Alongside our concerns about data, who uses it, and how it is used surfaced the topic of “business ethics” and how the writers of Big Data oppose these to the villains that are governments and their ethics, or purportedly lack thereof. Generally, we agreed that large corporations more often than not run governments, and so we would all rather see our data in the figurative hands of our governments rather than in those of these corporations. The second wave, led by Sahar, I believe, counter-argued that governments are not the most trustworthy of institutions, either. I think therein lies the key word: institutions. Institutions and their use of power in the pursuit of knowledge or their use of knowledge in the pursuit of power. The question then becomes: where do we, the public, fit into this dynamic?

Ethics come back into play here; not “business ethics” but “institutional ethics” in general. On the opposite side sits the public, desperately trying to hold onto its vulnerable data. These are the two players in the power struggle, with knowledge at stake: institutional ethics and the public’s responsibility for its data.

Imagine a teeter-totter: if the institutional ethics and the public’s responsibility toward its own data are balanced, the stakes are equal for both sides. The less ethics are involved on the institution’s end, the more the public must be wary of the protection of its data, and it ends up “hung out to dry,” as they say. Unfortunately, this dynamic seems to be the trend today, and the reciprocal benefits of knowledge and power seem to be almost unstoppable from the perspective of the institutions. Fortunately, however, digitization of the world has also made communication among humanists, of all people, much easier. Through awareness as well as small and large scale battles, beginning with those taking place in our class, humanists might be able to be the big kids that lend a hand and balance out the teeter-totter.

Now, shifting from the public to the private: never forget that universities are also institutions and, as a result, have a particular interest in sitting opposite to you on the aforementioned teeter-totter. Our recent discussion in class with Professor Quamen with respect to what your actual goals are in writing a dissertation, as well as my own recent experiences in these matters, make me realize that these power struggles are much closer to home than we (or I, at least) would like.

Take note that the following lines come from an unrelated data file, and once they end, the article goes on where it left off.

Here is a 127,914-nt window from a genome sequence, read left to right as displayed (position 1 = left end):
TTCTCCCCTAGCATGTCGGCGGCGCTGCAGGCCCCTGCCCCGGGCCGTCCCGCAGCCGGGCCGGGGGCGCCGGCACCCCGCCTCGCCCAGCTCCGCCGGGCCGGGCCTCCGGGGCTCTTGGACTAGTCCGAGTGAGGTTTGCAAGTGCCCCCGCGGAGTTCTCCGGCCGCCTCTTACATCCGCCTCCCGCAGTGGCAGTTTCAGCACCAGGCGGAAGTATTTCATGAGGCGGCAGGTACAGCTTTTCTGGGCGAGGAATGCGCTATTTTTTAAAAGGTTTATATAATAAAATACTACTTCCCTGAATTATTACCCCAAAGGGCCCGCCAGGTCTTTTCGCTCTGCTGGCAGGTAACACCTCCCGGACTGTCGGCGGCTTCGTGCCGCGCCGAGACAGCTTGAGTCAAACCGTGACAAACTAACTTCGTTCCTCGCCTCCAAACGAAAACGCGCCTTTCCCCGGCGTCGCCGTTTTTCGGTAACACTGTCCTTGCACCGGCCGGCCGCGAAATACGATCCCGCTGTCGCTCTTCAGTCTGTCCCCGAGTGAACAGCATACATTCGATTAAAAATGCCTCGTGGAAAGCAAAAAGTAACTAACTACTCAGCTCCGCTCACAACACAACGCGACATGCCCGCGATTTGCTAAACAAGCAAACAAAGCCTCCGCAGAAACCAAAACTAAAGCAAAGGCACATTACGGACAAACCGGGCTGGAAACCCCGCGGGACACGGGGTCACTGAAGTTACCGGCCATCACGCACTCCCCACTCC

Since our blog format allows me to do so, I will digress from the public sphere to my particular situation and talk about these power struggles and how they directly affect us. As some of you know, I have to fly back home to New Brunswick next week to defend my MA thesis. My MA is of a comparative nature, and the stipulations are, essentially, that my thesis engage with primary texts in both French and English (a bit odd, since a comparative project should by no means be reduced to this type of condition), that its length be of approximately one hundred pages, and that I provide a ten-page summary of the thesis in the other language than the one I have chosen to write it in. (A considerable amount of work to be done in under one calendar year, so I hope you all will not judge too harshly that I am only defending now.) Evidently, I must also defend this thesis in front of a jury. My defence consists of a thirty to forty-minute presentation of my thesis, oscillating between both languages, of course, followed by a question period from my jury. Before my defence, I am to know whether I failed, passed, or passed my thesis with distinction, as well as receive the commentary from my jury members in order to prepare for and anticipate questions at the defence itself. The jury has four weeks to read my thesis and pass along their evaluations to me.

These stipulations are quite fair, especially considering those final lines. Except that, due to the power dynamics, I am the only one actually constricted by these rules of engagement.

I am not certain how one fails a thesis: your supervisor must approve every step of the way, so unless he or she missed a fairly blatant bit of plagiarism, failing is hard to imagine. If I did fail, though, whatever intellectual property I owned is almost out of my hands. The power would sweep up my knowledge and I could, in reality, probably not do much about the fact.